My first daughter was a ferocious little eater and gained twice what she was expected to per day for the first few weeks. I fed on demand and boy, did little girlfriend demand. Unsurprisingly, that ridiculous weight gain slowed in her second month to the point that at her 2 month checkup my new doctor told me (a sleep deprived, hormonal, nervous new mother who had JUST started sleeping the odd 4 hour block) that I’d have to wake her up every 2 hours to feed and basically implied that I wasn’t feeding her enough. I cried. And then I cried some more. And then I weighed her at every opportunity I had at the community-nurse-run parent / infant group I attended each week, and obsessed over her numbers.
Those nurses were my saviour. ‘Look at the baby, not the books’, they’d say. She was the picture of health and still well within the range of healthy babies, meeting all her milestones, bright and alert. While I appreciate the doctor was doing her job, the experience of the nurses was ultimately more helpful and supportive.
Baby number two was also a ferocious eater, and also gained in a similar way. This time I knew what to look for, and actively resisted the urge to weigh her every week. She was weighed at doctor appointments and that was it. She didn’t suffer, and I was a lot more relaxed.
Checked in on my mental health sooner
In BC, Canada, post partum mental health is a big deal with health care providers. At least, it was in my community, and I am so grateful for it. There was a point after having number 1 that I had to fill in a questionnaire, and my responses had been flagged. I’d found the test silly and unneccessary. One of the questions was ‘how many times have you cried this week?’. I complained that the options went from ‘once or twice’ to ‘several’, since I didn’t feel like I fit into either. The nurse asked how many times I thought i cried and when I answered it was probably once or twice a day, her gentle response was ‘I’d call that several….’ It was a bit of a wakeup. I sought help, and only after a few months, realised just how low I had been.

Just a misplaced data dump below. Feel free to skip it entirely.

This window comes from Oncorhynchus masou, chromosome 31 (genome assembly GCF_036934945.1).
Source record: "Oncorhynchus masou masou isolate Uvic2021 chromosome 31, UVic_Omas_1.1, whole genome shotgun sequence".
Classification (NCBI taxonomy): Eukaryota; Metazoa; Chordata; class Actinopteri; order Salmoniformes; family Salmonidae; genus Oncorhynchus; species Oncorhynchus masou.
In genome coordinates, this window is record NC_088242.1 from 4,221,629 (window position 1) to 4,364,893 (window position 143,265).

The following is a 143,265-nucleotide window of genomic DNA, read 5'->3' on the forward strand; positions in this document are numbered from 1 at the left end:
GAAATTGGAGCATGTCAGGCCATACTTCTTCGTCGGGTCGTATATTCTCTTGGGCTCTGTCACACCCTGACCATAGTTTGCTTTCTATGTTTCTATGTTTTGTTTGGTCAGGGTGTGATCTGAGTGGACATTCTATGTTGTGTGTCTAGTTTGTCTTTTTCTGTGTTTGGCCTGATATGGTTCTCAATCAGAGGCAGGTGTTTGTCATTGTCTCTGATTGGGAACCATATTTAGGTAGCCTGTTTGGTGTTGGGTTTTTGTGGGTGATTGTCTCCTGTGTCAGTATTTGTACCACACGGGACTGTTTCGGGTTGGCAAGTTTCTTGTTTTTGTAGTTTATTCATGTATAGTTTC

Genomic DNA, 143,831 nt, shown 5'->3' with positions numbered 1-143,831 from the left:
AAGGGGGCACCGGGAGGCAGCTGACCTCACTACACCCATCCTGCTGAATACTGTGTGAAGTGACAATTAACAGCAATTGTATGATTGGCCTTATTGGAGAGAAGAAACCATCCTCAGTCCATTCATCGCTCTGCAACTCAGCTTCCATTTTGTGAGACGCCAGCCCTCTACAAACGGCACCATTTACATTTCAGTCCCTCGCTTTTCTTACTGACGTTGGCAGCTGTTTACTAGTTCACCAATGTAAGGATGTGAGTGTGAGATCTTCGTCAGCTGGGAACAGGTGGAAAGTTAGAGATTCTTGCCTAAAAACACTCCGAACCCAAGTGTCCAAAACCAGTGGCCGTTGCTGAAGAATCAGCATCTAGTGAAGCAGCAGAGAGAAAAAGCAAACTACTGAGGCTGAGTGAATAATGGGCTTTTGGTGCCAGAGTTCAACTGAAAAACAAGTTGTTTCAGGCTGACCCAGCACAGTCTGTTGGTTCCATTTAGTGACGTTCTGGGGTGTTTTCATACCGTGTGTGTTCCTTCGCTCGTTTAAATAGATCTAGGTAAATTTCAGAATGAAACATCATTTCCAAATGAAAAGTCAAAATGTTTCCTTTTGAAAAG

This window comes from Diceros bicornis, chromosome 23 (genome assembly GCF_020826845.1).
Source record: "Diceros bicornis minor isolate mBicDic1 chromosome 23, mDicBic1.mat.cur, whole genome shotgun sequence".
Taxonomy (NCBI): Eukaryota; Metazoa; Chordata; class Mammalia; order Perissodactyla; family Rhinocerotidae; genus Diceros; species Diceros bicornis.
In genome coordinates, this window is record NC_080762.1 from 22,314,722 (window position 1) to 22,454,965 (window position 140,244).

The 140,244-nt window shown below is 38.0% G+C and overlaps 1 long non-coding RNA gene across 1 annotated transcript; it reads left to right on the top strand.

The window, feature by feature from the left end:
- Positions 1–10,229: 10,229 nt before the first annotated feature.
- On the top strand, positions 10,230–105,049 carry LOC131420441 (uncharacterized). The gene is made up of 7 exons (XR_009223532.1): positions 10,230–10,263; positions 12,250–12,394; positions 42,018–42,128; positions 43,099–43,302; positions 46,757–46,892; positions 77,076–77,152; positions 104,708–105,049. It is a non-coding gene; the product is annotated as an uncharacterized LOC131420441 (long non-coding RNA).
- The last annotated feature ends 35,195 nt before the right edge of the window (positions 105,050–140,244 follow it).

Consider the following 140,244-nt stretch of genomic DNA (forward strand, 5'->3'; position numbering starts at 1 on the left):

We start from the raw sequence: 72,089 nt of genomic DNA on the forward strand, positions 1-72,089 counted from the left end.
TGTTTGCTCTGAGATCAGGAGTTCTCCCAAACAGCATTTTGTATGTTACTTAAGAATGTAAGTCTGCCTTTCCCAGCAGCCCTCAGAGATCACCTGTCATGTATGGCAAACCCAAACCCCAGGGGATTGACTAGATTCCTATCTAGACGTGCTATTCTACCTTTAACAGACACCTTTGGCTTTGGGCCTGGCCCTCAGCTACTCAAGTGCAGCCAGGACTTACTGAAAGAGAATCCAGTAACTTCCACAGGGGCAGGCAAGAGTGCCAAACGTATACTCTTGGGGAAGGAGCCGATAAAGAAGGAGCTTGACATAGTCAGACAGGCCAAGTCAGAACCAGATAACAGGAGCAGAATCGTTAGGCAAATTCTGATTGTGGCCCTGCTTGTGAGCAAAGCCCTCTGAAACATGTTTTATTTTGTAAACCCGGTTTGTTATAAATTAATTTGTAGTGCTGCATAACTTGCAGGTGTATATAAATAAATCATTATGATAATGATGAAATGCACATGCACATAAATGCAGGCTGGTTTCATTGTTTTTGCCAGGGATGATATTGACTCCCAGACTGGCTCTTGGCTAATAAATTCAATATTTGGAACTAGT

It did NOT take that long after baby 2. It didn’t help that six months into her life, the pandemic hit. And then I lost my job. This time, though, I was on the alert and able to seek help much sooner.
Learned to Let Go a Bit (and yes, it’s more easily said than done)
Ugh, how hippy-dippy, right? Messy environments reeeeally translate to messy brain for me. As a first-time mum, I was adamant that my house was not going to become one big baby zone - I mean, we’re the bosses, not this new, freeloading housemate. And not to say it did exactly, but…it kinda did to some extent. We contained the spread to a degree but the pressure I put on myself to keep the place presentable was… a lot. Second time round, I accepted a lot more help (I knew more people so that was a bonus) and altered my expectations. I still find a messy house stressful, but nowadays, as long as pest-attacting foods are put away, fire hazardous toys are out of doorways and everyone has at least one clean outfit for the next day, cleaning the bathroom can wait.*All of the above was from my own experience for your interest. I am not a healthcare provider, nor should any advice be treated as such. Always seek professional help if you are concerned. x Lisa